Waitrose empty shelves

Waitrose has been carrying in-store notices apologising for the lack of spinach

Produce shortages in the mults as a result of poor weather in Europe have escalated this week and are set to continue well into March.

Courgettes, tomatoes and peppers are among the crops affected by flooding in the Murcia region of Spain, which supplies some 80% of the UK’s winter produce, while heavy snow across vast swathes of Southern Europe has also affected the supply chain.

It follows news of spinach shortages across the mults - first revealed by The Grocer last week - with growers warning the vegetable was “like gold dust” in the UK.

Tesco, Waitrose, Sainsbury’s and Morrisons were all reporting supply issues across various SKUs in the produce aisle this week.

On the Tesco website, a raft of products including baby plum tomatoes, Finest sugardrop tomatoes, pre-packed courgettes and some yellow peppers were all listed as “currently not available”.

Courgettes and pepper SKUs were out of stock in Morrisons at the time of writing, with courgettes also unavailable on the Sainsbury’s website this week, and in-store in some regions. Meanwhile Waitrose has been carrying in-store notices apologising for the lack of spinach, and warning it could be up to three weeks before supplies return.

“Due to bad weather conditions in Spain, we are experiencing a few availability issues, but are working with our suppliers to resolve them as quickly as possible,” said a Tesco spokeswoman.


Earlier this month, rainfall in the Murcia region had left some fields reduced to 30% capacity after receiving between 150 and 250 litres of water per square metre, said the Leafy Salad Growers’ Association, which suggested “unprecedented conditions” were making salad supply “very erratic”.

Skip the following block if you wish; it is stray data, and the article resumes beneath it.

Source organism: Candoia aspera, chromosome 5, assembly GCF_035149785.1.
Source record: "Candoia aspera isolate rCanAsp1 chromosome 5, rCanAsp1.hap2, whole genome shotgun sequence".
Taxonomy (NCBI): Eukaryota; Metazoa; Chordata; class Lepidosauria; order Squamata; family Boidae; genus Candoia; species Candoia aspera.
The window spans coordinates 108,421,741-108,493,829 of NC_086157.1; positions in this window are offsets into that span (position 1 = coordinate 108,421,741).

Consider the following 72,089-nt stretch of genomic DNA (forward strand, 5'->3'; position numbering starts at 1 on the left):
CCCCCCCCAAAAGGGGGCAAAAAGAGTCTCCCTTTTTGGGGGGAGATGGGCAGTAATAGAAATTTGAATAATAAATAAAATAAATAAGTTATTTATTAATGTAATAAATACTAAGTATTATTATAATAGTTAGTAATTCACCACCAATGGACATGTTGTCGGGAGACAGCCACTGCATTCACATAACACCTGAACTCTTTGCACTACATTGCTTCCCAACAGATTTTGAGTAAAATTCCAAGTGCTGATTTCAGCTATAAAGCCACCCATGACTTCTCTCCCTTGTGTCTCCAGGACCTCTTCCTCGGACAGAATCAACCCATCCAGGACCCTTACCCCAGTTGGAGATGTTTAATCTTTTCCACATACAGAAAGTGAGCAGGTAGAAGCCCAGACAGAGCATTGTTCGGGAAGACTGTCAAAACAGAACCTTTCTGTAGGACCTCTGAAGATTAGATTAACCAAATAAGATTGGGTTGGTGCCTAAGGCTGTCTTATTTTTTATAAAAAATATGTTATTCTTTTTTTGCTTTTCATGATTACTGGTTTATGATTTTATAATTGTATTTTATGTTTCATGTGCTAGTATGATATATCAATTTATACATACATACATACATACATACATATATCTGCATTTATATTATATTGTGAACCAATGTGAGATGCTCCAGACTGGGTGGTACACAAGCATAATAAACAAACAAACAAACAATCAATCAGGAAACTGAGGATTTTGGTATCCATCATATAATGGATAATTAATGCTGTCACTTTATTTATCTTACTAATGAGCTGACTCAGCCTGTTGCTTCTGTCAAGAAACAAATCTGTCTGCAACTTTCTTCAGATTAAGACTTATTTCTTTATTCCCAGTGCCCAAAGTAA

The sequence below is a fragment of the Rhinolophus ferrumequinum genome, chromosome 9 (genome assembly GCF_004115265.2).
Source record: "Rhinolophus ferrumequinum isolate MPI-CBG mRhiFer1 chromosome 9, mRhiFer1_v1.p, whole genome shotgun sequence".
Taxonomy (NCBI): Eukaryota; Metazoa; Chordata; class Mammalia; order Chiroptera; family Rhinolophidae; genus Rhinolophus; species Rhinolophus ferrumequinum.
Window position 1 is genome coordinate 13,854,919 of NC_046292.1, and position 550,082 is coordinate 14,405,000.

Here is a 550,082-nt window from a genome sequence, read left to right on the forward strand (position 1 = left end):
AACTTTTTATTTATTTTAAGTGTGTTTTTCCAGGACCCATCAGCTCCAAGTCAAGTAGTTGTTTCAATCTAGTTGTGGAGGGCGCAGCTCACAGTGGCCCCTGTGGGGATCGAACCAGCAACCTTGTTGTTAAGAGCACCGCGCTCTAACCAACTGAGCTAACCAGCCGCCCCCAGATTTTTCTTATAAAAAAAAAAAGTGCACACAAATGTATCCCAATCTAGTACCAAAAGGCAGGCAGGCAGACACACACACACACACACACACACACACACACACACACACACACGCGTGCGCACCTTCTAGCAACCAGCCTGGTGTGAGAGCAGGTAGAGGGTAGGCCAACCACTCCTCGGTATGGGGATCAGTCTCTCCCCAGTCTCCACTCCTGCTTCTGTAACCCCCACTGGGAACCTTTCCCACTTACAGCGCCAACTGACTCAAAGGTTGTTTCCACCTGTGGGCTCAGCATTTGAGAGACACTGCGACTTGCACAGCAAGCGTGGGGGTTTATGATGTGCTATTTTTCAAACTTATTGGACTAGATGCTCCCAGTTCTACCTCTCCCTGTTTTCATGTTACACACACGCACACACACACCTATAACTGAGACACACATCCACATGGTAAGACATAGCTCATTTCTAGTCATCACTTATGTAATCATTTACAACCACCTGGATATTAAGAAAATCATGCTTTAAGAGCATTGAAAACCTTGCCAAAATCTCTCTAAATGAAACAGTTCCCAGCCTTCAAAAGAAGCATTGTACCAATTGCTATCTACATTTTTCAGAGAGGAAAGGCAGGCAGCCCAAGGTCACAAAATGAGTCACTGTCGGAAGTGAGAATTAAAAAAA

Demand for the significantly reduced harvests was coming from retail and hospitality businesses as well as wholesale markets all over Europe, a spokesman for the association added.

“These difficult trading conditions are set to continue into February and March. We expect to see further contingency supply coming in from the US, which is an expensive solution,” he said.

“It’s pretty tough out there, with a lot of cold weather across southern Europe,” added Anthony Gardiner, marketing director of supplier G’s Fresh. “Snow on the beaches in Greece and stuff like that, and that’s cut its way right across Greece, Italy, Southern France and Spain as well, making it obviously pretty difficult for crops to grow in those conditions.”

Salad supplies were also hit by poor weather in Europe during 2013, leading salad brand Florette to change the mix of salad leaves in its biggest-selling line.

“Thanks to our extensive grower network, Florette has been able to maintain full supply to its customers to date,” said a spokeswoman for the brand this week. “The situation is challenging, however, we are working with our partners to minimise the potential impact. We are in direct contact with all of our customers to keep them updated on the situation as it progresses.”